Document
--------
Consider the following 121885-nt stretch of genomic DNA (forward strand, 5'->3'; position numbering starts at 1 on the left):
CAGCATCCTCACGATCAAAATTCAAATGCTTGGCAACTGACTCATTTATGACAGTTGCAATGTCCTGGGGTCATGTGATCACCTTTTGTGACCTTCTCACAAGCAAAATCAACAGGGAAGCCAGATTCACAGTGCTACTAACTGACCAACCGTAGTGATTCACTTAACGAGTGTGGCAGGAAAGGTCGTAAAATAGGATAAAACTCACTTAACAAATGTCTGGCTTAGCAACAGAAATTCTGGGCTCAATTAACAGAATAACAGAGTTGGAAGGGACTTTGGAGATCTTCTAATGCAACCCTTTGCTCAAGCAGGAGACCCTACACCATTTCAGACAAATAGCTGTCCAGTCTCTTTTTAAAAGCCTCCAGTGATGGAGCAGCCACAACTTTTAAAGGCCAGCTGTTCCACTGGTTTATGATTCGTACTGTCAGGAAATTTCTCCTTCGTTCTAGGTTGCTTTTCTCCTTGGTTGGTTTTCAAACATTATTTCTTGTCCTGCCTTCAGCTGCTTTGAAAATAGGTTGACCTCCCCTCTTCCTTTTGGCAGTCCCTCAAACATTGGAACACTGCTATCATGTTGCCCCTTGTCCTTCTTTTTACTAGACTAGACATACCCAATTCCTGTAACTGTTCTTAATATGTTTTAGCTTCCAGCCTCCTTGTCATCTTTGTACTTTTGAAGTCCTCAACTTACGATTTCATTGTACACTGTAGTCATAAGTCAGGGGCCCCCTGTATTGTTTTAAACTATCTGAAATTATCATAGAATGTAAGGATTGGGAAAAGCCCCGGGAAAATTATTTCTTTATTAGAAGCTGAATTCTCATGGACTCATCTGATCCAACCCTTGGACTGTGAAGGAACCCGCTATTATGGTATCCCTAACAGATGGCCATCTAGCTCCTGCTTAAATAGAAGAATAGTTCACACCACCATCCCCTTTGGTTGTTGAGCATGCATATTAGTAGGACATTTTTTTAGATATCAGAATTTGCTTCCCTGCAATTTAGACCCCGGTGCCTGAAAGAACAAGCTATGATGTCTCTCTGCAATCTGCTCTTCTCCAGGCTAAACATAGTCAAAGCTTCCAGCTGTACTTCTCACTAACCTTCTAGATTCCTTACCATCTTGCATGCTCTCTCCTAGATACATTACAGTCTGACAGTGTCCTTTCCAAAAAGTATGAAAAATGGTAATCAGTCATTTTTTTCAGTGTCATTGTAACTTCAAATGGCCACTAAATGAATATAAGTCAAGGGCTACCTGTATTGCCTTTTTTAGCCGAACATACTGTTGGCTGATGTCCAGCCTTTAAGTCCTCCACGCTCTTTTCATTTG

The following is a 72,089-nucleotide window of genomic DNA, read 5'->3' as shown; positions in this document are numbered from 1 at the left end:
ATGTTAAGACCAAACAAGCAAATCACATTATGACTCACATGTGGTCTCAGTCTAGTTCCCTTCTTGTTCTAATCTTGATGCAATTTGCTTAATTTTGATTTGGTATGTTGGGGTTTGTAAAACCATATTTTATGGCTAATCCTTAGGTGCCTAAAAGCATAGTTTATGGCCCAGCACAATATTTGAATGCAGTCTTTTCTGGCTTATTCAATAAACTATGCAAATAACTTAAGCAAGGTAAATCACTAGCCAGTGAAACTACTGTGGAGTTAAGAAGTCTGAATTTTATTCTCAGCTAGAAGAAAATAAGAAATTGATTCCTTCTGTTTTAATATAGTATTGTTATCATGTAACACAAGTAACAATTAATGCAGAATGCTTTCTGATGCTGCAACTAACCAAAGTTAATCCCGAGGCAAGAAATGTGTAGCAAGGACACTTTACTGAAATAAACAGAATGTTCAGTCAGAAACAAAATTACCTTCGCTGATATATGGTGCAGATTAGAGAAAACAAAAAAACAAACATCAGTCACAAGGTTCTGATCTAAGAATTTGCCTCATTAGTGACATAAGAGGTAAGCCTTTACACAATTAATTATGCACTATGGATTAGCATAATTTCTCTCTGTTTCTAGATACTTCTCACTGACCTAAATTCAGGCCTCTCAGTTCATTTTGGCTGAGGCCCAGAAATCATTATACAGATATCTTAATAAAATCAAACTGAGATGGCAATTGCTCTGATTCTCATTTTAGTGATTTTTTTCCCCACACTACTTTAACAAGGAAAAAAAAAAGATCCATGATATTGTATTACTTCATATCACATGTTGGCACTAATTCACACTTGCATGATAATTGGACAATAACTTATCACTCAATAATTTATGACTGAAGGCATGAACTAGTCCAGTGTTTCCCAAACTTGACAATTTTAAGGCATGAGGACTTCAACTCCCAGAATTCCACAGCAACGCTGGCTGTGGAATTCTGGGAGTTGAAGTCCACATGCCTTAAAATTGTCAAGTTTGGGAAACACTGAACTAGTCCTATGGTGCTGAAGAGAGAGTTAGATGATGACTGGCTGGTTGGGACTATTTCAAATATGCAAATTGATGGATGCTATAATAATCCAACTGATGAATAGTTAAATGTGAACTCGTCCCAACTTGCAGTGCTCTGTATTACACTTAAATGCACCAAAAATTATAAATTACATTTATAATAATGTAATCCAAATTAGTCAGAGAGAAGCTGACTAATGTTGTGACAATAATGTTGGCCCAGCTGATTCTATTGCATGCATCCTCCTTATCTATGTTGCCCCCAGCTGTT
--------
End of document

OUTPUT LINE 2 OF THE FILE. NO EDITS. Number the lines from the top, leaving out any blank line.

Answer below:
CAGCATCCTCACGATCAAAATTCAAATGCTTGGCAACTGACTCATTTATGACAGTTGCAATGTCCTGGGGTCATGTGATCACCTTTTGTGACCTTCTCACAAGCAAAATCAACAGGGAAGCCAGATTCACAGTGCTACTAACTGACCAACCGTAGTGATTCACTTAACGAGTGTGGCAGGAAAGGTCGTAAAATAGGATAAAACTCACTTAACAAATGTCTGGCTTAGCAACAGAAATTCTGGGCTCAATTAACAGAATAACAGAGTTGGAAGGGACTTTGGAGATCTTCTAATGCAACCCTTTGCTCAAGCAGGAGACCCTACACCATTTCAGACAAATAGCTGTCCAGTCTCTTTTTAAAAGCCTCCAGTGATGGAGCAGCCACAACTTTTAAAGGCCAGCTGTTCCACTGGTTTATGATTCGTACTGTCAGGAAATTTCTCCTTCGTTCTAGGTTGCTTTTCTCCTTGGTTGGTTTTCAAACATTATTTCTTGTCCTGCCTTCAGCTGCTTTGAAAATAGGTTGACCTCCCCTCTTCCTTTTGGCAGTCCCTCAAACATTGGAACACTGCTATCATGTTGCCCCTTGTCCTTCTTTTTACTAGACTAGACATACCCAATTCCTGTAACTGTTCTTAATATGTTTTAGCTTCCAGCCTCCTTGTCATCTTTGTACTTTTGAAGTCCTCAACTTACGATTTCATTGTACACTGTAGTCATAAGTCAGGGGCCCCCTGTATTGTTTTAAACTATCTGAAATTATCATAGAATGTAAGGATTGGGAAAAGCCCCGGGAAAATTATTTCTTTATTAGAAGCTGAATTCTCATGGACTCATCTGATCCAACCCTTGGACTGTGAAGGAACCCGCTATTATGGTATCCCTAACAGATGGCCATCTAGCTCCTGCTTAAATAGAAGAATAGTTCACACCACCATCCCCTTTGGTTGTTGAGCATGCATATTAGTAGGACATTTTTTTAGATATCAGAATTTGCTTCCCTGCAATTTAGACCCCGGTGCCTGAAAGAACAAGCTATGATGTCTCTCTGCAATCTGCTCTTCTCCAGGCTAAACATAGTCAAAGCTTCCAGCTGTACTTCTCACTAACCTTCTAGATTCCTTACCATCTTGCATGCTCTCTCCTAGATACATTACAGTCTGACAGTGTCCTTTCCAAAAAGTATGAAAAATGGTAATCAGTCATTTTTTTCAGTGTCATTGTAACTTCAAATGGCCACTAAATGAATATAAGTCAAGGGCTACCTGTATTGCCTTTTTTAGCCGAACATACTGTTGGCTGATGTCCAGCCTTTAAGTCCTCCACGCTCTTTTCATTTG